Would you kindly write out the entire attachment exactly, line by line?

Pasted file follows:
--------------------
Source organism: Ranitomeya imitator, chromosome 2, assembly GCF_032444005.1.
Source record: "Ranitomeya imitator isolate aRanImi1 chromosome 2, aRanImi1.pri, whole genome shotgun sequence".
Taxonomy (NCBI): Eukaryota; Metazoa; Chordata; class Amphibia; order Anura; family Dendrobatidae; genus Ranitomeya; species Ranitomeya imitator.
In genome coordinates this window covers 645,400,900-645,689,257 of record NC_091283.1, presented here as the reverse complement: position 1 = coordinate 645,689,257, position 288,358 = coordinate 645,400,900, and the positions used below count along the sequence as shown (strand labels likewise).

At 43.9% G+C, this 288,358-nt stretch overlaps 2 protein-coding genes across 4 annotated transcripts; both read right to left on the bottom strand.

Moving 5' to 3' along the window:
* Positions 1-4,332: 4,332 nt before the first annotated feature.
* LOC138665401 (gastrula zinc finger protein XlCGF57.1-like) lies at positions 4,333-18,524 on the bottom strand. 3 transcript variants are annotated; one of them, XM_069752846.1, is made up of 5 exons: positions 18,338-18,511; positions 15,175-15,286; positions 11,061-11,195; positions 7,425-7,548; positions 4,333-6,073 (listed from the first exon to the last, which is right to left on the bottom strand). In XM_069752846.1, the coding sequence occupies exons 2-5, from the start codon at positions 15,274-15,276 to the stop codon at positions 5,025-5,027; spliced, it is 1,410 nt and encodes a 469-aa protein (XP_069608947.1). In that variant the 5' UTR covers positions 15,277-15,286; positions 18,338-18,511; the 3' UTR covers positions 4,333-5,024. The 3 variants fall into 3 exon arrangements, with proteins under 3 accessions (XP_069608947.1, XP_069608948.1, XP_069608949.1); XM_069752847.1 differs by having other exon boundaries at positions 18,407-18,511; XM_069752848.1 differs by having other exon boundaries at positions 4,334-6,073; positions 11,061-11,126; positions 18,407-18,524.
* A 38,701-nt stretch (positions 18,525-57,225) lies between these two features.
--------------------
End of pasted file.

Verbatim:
Source organism: Ranitomeya imitator, chromosome 2, assembly GCF_032444005.1.
Source record: "Ranitomeya imitator isolate aRanImi1 chromosome 2, aRanImi1.pri, whole genome shotgun sequence".
Taxonomy (NCBI): Eukaryota; Metazoa; Chordata; class Amphibia; order Anura; family Dendrobatidae; genus Ranitomeya; species Ranitomeya imitator.
In genome coordinates this window covers 645,400,900-645,689,257 of record NC_091283.1, presented here as the reverse complement: position 1 = coordinate 645,689,257, position 288,358 = coordinate 645,400,900, and the positions used below count along the sequence as shown (strand labels likewise).

At 43.9% G+C, this 288,358-nt stretch overlaps 2 protein-coding genes across 4 annotated transcripts; both read right to left on the bottom strand.

Moving 5' to 3' along the window:
* Positions 1-4,332: 4,332 nt before the first annotated feature.
* LOC138665401 (gastrula zinc finger protein XlCGF57.1-like) lies at positions 4,333-18,524 on the bottom strand. 3 transcript variants are annotated; one of them, XM_069752846.1, is made up of 5 exons: positions 18,338-18,511; positions 15,175-15,286; positions 11,061-11,195; positions 7,425-7,548; positions 4,333-6,073 (listed from the first exon to the last, which is right to left on the bottom strand). In XM_069752846.1, the coding sequence occupies exons 2-5, from the start codon at positions 15,274-15,276 to the stop codon at positions 5,025-5,027; spliced, it is 1,410 nt and encodes a 469-aa protein (XP_069608947.1). In that variant the 5' UTR covers positions 15,277-15,286; positions 18,338-18,511; the 3' UTR covers positions 4,333-5,024. The 3 variants fall into 3 exon arrangements, with proteins under 3 accessions (XP_069608947.1, XP_069608948.1, XP_069608949.1); XM_069752847.1 differs by having other exon boundaries at positions 18,407-18,511; XM_069752848.1 differs by having other exon boundaries at positions 4,334-6,073; positions 11,061-11,126; positions 18,407-18,524.
* A 38,701-nt stretch (positions 18,525-57,225) lies between these two features.